So off we went. And yurthunters 2014 began.
Yirgins (Yurt Virgins, in case you didn’t get that).
We drove up and down the unlit trans-canada highway for nearly an hour before pulling into side road after side road hoping to uncover the secret forest within which our dear yurt lived. The absence of street lights and signs led us on a wild goose chase from motel to cul-de-sac to abandoned woods before we finally pulled over and got serious. “What are we going to do, we can’t keep driving up and down these roads all night. We have to ask someone” urged Jordana. The three of us gazed at the gathering of rugged looking hunters and their Ford trucks beside us, momentarily considering asking them for help. Instead, Shannon yelled “Get out of here” and within milliseconds Jordana was whipping onto the highway and down another dirt road that ran in circles with homes that had been put to bed hours ago. While we all started to get worked up at the failing yurt hunt and getting tired and hungry and cold and even a bit frightened by the hunters across the road, we decided to give up. Driving onward we began to curl around the bend of the wooded area only to be welcomed by the shrieks of one another as a strange wandering man meandered slowly, step by step into the woods. We drove so fast and so far until we finally landed upon something that looked like it might be the ranger’s office.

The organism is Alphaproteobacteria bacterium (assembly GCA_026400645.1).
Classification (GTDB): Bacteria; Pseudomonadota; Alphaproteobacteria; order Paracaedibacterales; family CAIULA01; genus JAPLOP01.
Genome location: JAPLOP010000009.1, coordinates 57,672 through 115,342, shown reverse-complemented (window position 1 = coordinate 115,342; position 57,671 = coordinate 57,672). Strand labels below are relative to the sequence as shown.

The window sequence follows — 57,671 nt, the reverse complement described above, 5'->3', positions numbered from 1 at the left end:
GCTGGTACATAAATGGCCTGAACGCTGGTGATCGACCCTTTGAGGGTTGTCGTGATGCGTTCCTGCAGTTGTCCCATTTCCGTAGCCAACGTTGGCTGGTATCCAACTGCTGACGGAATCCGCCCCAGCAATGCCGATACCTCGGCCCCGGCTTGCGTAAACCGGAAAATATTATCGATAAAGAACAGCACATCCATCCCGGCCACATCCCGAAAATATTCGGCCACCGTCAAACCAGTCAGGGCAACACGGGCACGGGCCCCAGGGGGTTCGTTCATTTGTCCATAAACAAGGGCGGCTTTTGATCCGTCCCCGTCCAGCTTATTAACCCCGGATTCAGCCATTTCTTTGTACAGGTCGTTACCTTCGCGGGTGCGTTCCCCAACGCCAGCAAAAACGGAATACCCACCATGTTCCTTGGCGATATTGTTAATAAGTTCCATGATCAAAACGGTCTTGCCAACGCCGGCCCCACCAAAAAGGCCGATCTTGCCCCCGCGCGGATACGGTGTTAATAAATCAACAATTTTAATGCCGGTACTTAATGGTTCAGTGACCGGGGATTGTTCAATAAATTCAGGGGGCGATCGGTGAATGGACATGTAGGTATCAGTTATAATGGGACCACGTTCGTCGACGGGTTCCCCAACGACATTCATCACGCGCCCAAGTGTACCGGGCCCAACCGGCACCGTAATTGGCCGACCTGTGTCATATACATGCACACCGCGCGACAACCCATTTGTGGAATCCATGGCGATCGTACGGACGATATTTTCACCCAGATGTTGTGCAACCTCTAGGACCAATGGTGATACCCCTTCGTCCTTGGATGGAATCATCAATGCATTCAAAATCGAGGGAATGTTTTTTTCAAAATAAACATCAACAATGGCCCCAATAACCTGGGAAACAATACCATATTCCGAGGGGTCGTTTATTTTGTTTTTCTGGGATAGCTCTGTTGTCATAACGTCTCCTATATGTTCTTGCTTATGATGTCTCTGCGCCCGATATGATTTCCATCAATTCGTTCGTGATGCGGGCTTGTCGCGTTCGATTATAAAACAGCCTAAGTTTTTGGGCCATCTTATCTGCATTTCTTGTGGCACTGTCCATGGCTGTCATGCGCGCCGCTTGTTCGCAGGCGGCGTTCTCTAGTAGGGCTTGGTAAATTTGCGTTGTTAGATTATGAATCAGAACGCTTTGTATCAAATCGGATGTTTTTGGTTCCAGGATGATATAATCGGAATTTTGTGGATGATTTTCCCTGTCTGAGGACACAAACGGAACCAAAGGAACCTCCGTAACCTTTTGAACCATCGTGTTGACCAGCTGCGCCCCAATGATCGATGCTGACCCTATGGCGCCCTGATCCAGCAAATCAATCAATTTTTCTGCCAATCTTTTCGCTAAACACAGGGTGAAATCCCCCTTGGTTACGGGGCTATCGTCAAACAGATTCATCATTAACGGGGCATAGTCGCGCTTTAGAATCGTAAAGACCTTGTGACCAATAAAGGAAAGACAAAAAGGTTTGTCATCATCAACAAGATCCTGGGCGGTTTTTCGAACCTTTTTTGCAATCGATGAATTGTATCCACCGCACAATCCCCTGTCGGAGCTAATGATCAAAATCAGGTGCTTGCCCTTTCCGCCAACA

We sat anxiously outside the rangers office. “I’ll just go yell for help” I declared before toppling dramatically out of the eco-efficient car and stopping short before a sign that read “Electrical security enabled, do not enter”. I thought the sign fascinating and decided to test its theory, wandering confidently past the supposed electrical fence and yelling “Hello….park rangers? Is anybody here? Help!!! We need a key to our yurt!” Shannon followed cautiously behind, peering into each of the buildings while I wailed powerfully against the longhouse that looked like it would be the sleeping house for off-duty park “wardens”.
In the corner of my eye I caught the glimpse of a flashing light behind me. The police had arrived. Shannon and I threw our hands in the air like two kids that had been rescued from an avalanche and ran towards the officer, while Jordana sat calmly in the front seat of our getaway car. Talking faster than a mile a minute, Shannon tried to explain what was going on.